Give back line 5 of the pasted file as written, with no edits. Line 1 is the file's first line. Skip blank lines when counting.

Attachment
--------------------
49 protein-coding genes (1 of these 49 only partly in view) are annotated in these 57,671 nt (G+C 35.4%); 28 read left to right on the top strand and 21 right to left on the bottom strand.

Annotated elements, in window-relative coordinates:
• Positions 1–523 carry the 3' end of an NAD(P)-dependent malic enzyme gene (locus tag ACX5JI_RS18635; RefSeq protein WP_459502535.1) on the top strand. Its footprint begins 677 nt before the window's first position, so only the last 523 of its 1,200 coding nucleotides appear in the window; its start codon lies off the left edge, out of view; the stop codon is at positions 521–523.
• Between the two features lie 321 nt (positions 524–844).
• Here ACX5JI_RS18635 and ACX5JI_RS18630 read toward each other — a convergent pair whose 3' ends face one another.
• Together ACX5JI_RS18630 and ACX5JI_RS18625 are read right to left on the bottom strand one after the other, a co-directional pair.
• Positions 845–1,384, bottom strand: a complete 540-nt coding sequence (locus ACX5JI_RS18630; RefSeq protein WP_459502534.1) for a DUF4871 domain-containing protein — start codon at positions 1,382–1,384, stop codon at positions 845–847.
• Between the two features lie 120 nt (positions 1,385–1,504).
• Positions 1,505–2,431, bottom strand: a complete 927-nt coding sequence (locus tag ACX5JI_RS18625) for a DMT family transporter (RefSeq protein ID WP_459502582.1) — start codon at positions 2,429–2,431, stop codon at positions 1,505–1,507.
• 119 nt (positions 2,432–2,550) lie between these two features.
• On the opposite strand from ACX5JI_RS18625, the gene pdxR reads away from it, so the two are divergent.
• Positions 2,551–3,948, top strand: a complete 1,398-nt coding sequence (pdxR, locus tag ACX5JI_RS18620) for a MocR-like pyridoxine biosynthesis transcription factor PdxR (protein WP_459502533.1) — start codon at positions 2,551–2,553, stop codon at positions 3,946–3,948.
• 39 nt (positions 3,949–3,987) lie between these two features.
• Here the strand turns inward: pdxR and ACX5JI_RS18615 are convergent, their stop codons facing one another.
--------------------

• Here ACX5JI_RS18635 and ACX5JI_RS18630 read toward each other — a convergent pair whose 3' ends face one another.